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The Lump of Coal
by Lemony Snicket and Brett Helquist

Overview - The bestselling team behind the Series of Unfortunate Events saga unwraps an uproarious, irreverent picture book that introduces the next great holiday hero: one that is small, dark, and flammable.  Read more...

 
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More About The Lump of Coal by Lemony Snicket; Brett Helquist
 
 
 
Overview

The bestselling team behind the Series of Unfortunate Events saga unwraps an uproarious, irreverent picture book that introduces the next great holiday hero: one that is small, dark, and flammable.

 
Details
  • ISBN-13: 9780061574283
  • ISBN-10: 0061574287
  • Publisher: HarperCollins Publishers
  • Publish Date: September 2008
  • Page Count: 32
  • Reading Level: Ages 4-8

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BookPage Reviews

A tart holiday tale from Lemony Snicket

A Christmas story by Lemony Snicket? For those who know Snicket's best-selling series of books, this sounds like an oxymoron. He's well-known for his funny but often bleak, Edward Gorey-like view of the world.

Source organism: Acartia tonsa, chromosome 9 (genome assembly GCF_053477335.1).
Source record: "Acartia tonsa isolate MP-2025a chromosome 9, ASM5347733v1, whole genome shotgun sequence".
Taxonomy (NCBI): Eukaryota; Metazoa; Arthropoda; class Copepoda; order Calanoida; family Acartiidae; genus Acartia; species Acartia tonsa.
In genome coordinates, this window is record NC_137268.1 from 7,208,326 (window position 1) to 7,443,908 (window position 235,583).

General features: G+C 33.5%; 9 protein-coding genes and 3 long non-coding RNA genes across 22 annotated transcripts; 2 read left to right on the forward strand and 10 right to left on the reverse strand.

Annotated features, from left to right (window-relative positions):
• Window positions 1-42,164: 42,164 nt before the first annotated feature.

Never fear, The Lump of Coal is a small holiday gem, a follow-up of sorts to last year's Hanukkah tale, The Latke Who Couldn't Stop Screaming. Yes, it does have its share of grim moments—after all, it's about a lump of coal! But it's also full of humor, and it serves as a nice diversion from all the holiday schmaltz.

The opening passage offers a good sample of Snicket's masterful yet comic writing: "The holiday season is a time for storytelling, and whether you are hearing the story of a candelabra staying lit for more than a week, or a baby born in a barn without proper medical supervision, these stories often feature miracles. Miracles are like pimples, because once you start looking for them you find more than you ever dreamed you'd see, and this holiday story features any number of miracles, depending on your point of view."

Leave it to Snicket (a pseudonym for Daniel Handler) to compare miracles to pimples—and have the comparison make sense.

The central character, a lump of coal, dreams of becoming an artist, of drawing "rough, black lines on a canvas." Dressed in a little black tuxedo, he looks quite dashing, in a grumpy yet cute way, as envisioned by Brett Helquist's equally humorous art. The lump's quest is realized, although his journey takes many entertaining twists and turns.

Bring out this short tale during a frazzled holiday time. Children and adults alike will be rewarded and also gently reminded of the many unlikely miracles in their lives.

 
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